Ready for unique designs without sacrificing strength or adding thickness
Corning has announced their latest innovation, which they're calling 3D-shaped Gorilla Glass. It's not for 3D video on our smart devices (thank goodness) but it describes the manufacturing process that will make Gorilla Glass into unique shapes without adding thickness or losing any of the scratch-resistant properties. Or not so scratch resistant, as the case may be.
This is part of a "one roof" solution where Corning can manufacture the product and go through all the processes without shipping parts or supplies to another location. According to James R. Steiner, senior vice president and general manager, Corning Specialty Materials:
We can now take Gorilla Glass all the way from flat sheet to a finished 3D-shaped product in Asia, expediting turnaround times and minimizing logistical complexity. That’s a win for Corning and our customers.
We've seen curved designs from Samsung and LG already, and you can bet that everyone else is at least looking into bringing out curved display phones in the near future. And of course, the future of wearables isn't straight and narrow, so the new formed shapes could come in handy there as well.
Corning will be at CES, and we'll wander in and have a look at what they're showing off this year. Stay tuned for more on this one.
Corning and GTOC Announce Manufacturing Readiness for 3D-Shaped Gorilla® Glass
Vertically integrated operations in Taiwan
CORNING, N.Y., January 03, 2014 – Corning Incorporated (NYSE: GLW) today announced the manufacturing readiness of a novel 3D glass-forming technology to shape Corning® Gorilla® Glass. Corning is targeting commercialization of finished 3D-shaped Gorilla Glass parts in 2014 and is working with G-Tech Optoelectronics Corp. (GTOC) to establish a vertically integrated operation in Taiwan.
Product design continues to drive the consumer electronics industry. More than half of the top 10 smartphone manufacturers already market devices that incorporate cover glass with subtle curves, and the demand for even more-dramatic form factors is increasing. Corning’s 3D-forming technology meets this demand and expands the design possibilities for industrial designers.
The relationship with GTOC allows Corning to provide a “one-roof” solution. “We can now take Gorilla Glass all the way from flat sheet to a finished 3D-shaped product in Asia, expediting turnaround times and minimizing logistical complexity,” said James R. Steiner, senior vice president and general manager, Corning Specialty Materials. “That’s a win for Corning and our customers.”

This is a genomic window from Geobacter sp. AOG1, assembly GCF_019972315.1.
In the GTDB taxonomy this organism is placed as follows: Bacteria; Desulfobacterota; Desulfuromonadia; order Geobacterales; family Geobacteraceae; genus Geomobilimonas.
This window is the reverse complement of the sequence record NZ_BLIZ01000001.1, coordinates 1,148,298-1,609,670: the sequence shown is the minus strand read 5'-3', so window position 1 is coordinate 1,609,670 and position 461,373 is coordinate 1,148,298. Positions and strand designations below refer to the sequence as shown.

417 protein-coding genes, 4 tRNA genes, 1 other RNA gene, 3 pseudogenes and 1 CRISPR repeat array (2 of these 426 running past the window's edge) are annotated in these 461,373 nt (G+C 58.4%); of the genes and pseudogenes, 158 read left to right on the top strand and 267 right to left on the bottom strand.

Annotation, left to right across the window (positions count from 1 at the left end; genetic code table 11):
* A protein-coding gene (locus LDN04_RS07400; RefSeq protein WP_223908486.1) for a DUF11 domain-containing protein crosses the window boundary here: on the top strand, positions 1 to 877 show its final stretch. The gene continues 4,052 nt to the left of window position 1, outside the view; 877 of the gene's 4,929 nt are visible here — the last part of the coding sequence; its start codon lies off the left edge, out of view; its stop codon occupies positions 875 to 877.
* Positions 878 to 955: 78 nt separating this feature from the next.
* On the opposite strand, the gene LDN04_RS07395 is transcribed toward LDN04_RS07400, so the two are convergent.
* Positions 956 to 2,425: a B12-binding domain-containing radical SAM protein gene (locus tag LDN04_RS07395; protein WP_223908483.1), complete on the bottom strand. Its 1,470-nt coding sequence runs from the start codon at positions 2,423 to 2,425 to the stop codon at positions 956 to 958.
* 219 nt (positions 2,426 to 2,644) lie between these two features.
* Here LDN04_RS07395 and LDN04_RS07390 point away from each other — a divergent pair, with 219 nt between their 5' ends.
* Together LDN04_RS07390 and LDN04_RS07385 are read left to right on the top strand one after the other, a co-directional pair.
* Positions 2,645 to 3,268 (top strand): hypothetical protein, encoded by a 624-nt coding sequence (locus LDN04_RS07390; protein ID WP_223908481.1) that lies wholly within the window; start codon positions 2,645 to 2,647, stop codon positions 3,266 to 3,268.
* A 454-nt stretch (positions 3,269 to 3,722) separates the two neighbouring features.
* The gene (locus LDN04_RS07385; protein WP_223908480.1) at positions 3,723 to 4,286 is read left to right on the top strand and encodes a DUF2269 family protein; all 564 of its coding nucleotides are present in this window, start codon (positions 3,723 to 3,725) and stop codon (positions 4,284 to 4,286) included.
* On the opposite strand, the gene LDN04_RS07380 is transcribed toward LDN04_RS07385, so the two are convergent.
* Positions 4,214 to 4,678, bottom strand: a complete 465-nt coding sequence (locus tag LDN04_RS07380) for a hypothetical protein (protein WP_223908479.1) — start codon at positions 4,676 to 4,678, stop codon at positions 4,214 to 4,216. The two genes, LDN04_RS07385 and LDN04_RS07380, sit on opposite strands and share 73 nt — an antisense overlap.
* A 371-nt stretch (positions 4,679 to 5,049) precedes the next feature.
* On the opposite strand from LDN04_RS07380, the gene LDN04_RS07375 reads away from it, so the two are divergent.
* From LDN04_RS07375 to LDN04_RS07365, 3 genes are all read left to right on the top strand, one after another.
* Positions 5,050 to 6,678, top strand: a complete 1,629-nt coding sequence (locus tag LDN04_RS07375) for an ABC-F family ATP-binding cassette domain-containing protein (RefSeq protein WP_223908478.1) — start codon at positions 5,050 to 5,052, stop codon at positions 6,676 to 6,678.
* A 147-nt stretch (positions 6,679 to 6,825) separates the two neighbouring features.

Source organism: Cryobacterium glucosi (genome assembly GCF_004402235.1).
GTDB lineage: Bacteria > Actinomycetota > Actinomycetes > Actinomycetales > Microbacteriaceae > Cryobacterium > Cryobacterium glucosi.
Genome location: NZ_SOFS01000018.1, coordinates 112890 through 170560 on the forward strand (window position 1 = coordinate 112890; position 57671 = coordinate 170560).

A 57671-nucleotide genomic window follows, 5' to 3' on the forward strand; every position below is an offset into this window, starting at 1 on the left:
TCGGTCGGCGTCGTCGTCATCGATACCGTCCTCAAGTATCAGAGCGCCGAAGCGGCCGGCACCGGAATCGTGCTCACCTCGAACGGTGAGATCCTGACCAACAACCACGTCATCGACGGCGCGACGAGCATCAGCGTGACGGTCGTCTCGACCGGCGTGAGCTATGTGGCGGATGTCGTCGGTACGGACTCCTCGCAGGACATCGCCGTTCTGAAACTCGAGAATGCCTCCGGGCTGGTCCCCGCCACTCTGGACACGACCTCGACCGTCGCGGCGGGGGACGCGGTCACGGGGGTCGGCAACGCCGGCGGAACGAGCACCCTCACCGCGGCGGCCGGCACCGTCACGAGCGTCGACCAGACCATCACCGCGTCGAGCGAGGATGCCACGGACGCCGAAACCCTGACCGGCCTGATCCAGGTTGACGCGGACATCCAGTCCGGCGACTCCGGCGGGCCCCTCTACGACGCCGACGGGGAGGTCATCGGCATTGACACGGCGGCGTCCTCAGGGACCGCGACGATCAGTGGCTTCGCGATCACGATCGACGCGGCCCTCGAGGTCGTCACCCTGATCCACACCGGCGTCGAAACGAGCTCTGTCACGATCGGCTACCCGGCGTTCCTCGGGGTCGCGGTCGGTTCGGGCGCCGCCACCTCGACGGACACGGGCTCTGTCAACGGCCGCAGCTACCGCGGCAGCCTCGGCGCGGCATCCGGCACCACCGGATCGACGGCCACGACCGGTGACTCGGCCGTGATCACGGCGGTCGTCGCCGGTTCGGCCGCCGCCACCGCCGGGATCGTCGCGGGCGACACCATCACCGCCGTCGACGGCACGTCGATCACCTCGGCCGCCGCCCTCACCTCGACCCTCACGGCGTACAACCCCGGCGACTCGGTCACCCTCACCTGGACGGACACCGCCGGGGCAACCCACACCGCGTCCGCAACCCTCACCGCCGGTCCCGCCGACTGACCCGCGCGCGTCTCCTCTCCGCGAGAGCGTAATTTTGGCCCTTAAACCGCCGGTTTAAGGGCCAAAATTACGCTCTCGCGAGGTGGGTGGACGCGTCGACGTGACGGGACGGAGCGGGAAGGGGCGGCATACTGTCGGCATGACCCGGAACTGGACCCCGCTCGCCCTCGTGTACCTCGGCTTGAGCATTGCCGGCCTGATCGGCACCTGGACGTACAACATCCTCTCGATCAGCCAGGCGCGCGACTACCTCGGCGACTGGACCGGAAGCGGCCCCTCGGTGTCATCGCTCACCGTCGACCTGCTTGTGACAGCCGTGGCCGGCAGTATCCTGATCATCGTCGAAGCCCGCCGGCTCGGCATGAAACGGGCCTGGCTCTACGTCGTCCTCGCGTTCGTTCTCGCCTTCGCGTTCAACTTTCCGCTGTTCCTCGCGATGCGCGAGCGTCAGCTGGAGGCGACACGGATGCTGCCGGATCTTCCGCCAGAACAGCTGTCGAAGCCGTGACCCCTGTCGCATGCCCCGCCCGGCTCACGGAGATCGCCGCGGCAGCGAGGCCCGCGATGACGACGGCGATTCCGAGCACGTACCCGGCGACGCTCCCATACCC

Corning’s 3D-forming technology can achieve precise tolerances and high throughput on a platform that is more economical than alternative two-mold forming methods. This technology uses Gorilla Glass of uniform thickness, assisting designers to introduce thinner and lighter devices and leverage the emergence of conformable displays for mobile and wearable applications.
Forward-Looking and Cautionary Statements
This press release contains “forward-looking statements” (within the meaning of the Private Securities Litigation Reform Act of 1995), which are based on current expectations and assumptions about Corning’s financial results and business operations, that involve substantial risks and uncertainties that could cause actual results to differ materially. These risks and uncertainties include: the effect of global political, economic and business conditions; conditions in the financial and credit markets; currency fluctuations; tax rates; product demand and industry capacity; competition; reliance on a concentrated customer base; manufacturing efficiencies; cost reductions; availability of critical components and materials; new product commercialization; pricing fluctuations and changes in the mix of sales between premium and non-premium products; new plant start-up or restructuring costs; possible disruption in commercial activities due to terrorist activity, armed conflict, political or financial instability, natural disasters, adverse weather conditions, or major health concerns; adequacy of insurance; equity company activities; acquisition and divestiture activities; the level of excess or obsolete inventory; the rate of technology change; the ability to enforce patents; product and components performance issues; retention of key personnel; stock price fluctuations; and adverse litigation or regulatory developments. These and other risk factors are detailed in Corning’s filings with the Securities and Exchange Commission. Forward-looking statements speak only as of the day that they are made, and Corning undertakes no obligation to update them in light of new information or future events.
GTOC is the largest glass-processing service provider in Taiwan and has devoted its expertise with recognition in the optoelectronics industry for over a decade, focusing on developing core glass-processing technologies and cover-glass manufacturing.
About Corning Incorporated
Corning Incorporated (www.corning.com) is the world leader in specialty glass and ceramics. Drawing on more than 160 years of materials science and process engineering knowledge, Corning creates and makes keystone components that enable high-technology systems for consumer electronics, mobile emissions control, telecommunications and life sciences. Our products include glass substrates for LCD televisions, computer monitors and laptops; ceramic substrates and filters for mobile emission control systems; optical fiber, cable, hardware & equipment for telecommunications networks; optical biosensors for drug discovery; and other advanced optics and specialty glass solutions for a number of industries including semiconductor, aerospace, defense, astronomy, and metrology.
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